They've escaped an unimaginably terrifying circumstance and have entered a country that has the courage, fortitude, and generosity to hand them a coat and tell them they're safe now.

Or, as one refugee put it:

"We feel as if we got out of hell and we came to paradise."

And if Canada is anything like I hope it is, those refugees will soon be enjoying moose rides through the park and swimming in pristine lakes of maple syrup.

Not bad, Canada. Not bad.

Joy

Nurse turns inappropriate things men say in the delivery room into ‘inspirational’ art

"Can you move to the birthing ball so I can sleep in the bed?"

Holly the delivery nurse.

After working six years as a labor and delivery nurse Holly, 30, has heard a lot of inappropriate remarks made by men while their partners are in labor. “Sometimes the moms think it’s funny—and if they think it’s funny, then I’ll laugh with them,” Holly told TODAY Parents. “But if they get upset, I’ll try to be the buffer. I’ll change the subject.”

Some of the comments are so wrong that she did something creative with them by turning them into “inspirational” quotes and setting them to “A Thousand Miles” by Vanessa Carlton on TikTok.

“Some partners are hard to live up to!” she jokingly captioned the video.

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All images provided by Adewole Adamson

It begins with more inclusive conversations at a patient level

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Adewole Adamson, MD, of the University of Texas, Austin, aims to create more equity in health care by gathering data from more diverse populations by using artificial intelligence (AI), a type of machine learning. Dr. Adamson’s work is funded by the American Cancer Society (ACS), an organization committed to advancing health equity through research priorities, programs and services for groups who have been marginalized.

Melanoma became a particular focus for Dr. Adamson after meeting Avery Smith, who lost his wife—a Black woman—to the deadly disease.

melanoma,  melanoma for dark skin Avery Smith (left) and Adamson (sidenote)

This personal encounter, coupled with multiple conversations with Black dermatology patients, drove Dr. Adamson to a concerning discovery: as advanced as AI is at detecting possible skin cancers, it is heavily biased.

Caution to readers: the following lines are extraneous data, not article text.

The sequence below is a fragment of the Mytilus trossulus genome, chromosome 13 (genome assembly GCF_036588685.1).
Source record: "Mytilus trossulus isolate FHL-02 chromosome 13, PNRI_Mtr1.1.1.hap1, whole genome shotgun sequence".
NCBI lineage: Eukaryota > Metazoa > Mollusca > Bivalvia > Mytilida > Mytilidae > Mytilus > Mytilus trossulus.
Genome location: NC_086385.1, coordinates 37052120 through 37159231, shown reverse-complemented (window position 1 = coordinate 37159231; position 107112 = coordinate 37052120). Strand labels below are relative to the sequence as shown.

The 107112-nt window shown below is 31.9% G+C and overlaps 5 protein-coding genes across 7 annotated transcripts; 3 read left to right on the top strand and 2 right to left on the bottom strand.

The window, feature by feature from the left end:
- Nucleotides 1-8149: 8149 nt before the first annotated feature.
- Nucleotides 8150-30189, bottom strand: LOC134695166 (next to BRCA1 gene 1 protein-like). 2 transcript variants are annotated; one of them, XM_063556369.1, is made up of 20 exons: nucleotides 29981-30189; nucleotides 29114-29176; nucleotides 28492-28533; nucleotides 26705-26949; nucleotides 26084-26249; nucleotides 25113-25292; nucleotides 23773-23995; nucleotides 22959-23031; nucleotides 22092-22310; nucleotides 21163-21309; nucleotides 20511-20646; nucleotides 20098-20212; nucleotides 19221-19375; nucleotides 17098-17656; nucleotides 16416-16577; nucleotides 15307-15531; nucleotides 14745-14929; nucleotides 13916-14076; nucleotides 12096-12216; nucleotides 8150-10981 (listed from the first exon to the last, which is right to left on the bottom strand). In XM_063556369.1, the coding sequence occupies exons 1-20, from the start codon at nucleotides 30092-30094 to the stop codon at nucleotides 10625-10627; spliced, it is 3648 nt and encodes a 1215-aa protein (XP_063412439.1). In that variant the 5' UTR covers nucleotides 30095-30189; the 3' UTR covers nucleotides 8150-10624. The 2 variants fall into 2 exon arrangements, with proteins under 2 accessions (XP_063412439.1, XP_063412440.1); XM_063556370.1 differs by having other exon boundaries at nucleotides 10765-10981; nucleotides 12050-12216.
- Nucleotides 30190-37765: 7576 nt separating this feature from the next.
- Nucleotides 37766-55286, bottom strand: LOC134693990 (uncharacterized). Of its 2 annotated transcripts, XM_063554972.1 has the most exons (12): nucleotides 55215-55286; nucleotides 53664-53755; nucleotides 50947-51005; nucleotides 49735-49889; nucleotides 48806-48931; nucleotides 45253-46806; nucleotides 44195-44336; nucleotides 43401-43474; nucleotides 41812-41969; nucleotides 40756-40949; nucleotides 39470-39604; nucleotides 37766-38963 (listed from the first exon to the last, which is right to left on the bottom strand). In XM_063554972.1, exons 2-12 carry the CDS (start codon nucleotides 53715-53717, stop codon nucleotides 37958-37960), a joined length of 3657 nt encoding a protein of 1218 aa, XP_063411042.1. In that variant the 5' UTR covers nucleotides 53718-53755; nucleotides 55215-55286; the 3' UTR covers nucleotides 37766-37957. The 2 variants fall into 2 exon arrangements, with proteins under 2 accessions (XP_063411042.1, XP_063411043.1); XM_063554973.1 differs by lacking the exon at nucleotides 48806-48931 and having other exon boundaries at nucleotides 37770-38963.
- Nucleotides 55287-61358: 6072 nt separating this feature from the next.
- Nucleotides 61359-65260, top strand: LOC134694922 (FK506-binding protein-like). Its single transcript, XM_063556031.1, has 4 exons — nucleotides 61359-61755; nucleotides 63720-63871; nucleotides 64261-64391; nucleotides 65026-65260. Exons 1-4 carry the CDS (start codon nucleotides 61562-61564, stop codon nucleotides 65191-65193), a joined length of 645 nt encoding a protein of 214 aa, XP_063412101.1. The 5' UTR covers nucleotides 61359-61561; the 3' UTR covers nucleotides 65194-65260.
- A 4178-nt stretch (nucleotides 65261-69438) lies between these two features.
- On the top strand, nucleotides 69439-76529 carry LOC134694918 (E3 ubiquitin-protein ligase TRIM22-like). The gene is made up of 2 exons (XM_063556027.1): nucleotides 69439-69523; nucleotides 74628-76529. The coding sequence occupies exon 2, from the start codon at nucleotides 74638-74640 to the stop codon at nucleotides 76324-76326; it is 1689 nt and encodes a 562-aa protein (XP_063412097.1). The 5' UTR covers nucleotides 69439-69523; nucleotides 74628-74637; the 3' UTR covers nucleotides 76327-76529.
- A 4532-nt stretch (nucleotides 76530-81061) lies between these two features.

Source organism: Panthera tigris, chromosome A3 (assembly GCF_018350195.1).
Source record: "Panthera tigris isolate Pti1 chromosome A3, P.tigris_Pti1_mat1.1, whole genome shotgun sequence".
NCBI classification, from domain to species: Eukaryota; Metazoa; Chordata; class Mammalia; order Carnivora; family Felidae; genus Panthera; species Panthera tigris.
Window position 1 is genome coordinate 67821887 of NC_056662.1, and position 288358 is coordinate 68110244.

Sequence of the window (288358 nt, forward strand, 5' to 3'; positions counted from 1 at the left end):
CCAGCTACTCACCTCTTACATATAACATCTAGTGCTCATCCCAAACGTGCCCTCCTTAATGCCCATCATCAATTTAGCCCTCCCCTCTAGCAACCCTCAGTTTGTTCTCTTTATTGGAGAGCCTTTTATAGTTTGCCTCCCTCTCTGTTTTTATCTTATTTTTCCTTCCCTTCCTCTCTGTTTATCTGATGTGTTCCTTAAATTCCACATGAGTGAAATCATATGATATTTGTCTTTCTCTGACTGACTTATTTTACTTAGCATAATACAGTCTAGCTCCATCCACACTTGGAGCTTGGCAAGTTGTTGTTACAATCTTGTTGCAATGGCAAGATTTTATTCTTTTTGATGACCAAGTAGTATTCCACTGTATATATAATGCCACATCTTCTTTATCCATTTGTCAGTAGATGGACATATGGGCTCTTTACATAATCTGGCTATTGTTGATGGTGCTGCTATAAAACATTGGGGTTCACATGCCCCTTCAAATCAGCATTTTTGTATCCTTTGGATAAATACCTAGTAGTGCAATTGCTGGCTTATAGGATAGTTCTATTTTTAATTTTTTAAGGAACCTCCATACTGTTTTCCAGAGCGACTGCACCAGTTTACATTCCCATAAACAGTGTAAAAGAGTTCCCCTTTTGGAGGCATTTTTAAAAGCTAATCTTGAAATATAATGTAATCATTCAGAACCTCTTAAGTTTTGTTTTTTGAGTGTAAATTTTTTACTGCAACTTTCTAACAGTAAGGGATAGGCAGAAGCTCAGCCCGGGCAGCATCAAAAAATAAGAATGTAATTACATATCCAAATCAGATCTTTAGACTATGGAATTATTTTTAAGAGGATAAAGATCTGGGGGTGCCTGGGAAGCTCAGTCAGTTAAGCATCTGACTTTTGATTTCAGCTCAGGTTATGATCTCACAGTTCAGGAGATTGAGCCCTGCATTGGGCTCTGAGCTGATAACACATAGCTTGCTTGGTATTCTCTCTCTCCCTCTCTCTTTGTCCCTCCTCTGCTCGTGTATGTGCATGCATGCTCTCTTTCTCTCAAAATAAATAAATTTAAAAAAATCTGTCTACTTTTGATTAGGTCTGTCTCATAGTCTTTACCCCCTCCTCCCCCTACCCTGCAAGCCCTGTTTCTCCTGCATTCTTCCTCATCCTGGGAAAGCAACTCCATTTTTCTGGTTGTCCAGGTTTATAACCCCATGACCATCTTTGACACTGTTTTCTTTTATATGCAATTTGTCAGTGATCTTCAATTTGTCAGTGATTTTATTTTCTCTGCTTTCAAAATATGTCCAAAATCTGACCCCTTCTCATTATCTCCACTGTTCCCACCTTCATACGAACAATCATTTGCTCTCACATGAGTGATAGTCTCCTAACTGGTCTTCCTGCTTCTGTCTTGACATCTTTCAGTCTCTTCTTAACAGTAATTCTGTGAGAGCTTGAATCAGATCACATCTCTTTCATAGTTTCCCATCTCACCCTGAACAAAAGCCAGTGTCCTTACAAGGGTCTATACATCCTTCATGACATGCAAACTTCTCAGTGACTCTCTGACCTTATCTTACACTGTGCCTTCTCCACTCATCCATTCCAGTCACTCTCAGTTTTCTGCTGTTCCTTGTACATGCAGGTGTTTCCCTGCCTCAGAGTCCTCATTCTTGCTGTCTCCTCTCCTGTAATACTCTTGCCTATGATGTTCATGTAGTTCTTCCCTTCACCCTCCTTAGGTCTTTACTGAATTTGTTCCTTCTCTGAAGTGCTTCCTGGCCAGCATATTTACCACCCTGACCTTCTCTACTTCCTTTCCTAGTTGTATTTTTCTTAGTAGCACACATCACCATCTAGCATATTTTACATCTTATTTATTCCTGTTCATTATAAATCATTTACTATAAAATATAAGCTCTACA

To understand this bias, it helps to first know how AI works in the early detection of skin cancer, which Dr. Adamson explains in his paper for the New England Journal of Medicine (paywall). The process uses computers that rely on sets of accumulated data to learn what healthy or unhealthy skin looks like and then create an algorithm to predict diagnoses based on those data sets.

This process, known as supervised learning, could lead to huge benefits in preventive care.

After all, early detection is key to better outcomes. The problem is that the data sets don’t include enough information about darker skin tones. As Adamson put it, “everything is viewed through a ‘white lens.’”

“If you don’t teach the algorithm with a diverse set of images, then that algorithm won’t work out in the public that is diverse,” writes Adamson in a study he co-wrote with Smith (according to a story in The Atlantic). “So there’s risk, then, for people with skin of color to fall through the cracks.”

Tragically, Smith’s wife was diagnosed with melanoma too late and paid the ultimate price for it. And she was not an anomaly—though the disease is more common for White patients, Black cancer patients are far more likely to be diagnosed at later stages, causing a notable disparity in survival rates between non-Hispanics whites (90%) and non-Hispanic blacks (66%).

As a computer scientist, Smith suspected this racial bias and reached out to Adamson, hoping a Black dermatologist would have more diverse data sets. Though Adamson didn’t have what Smith was initially looking for, this realization ignited a personal mission to investigate and reduce disparities.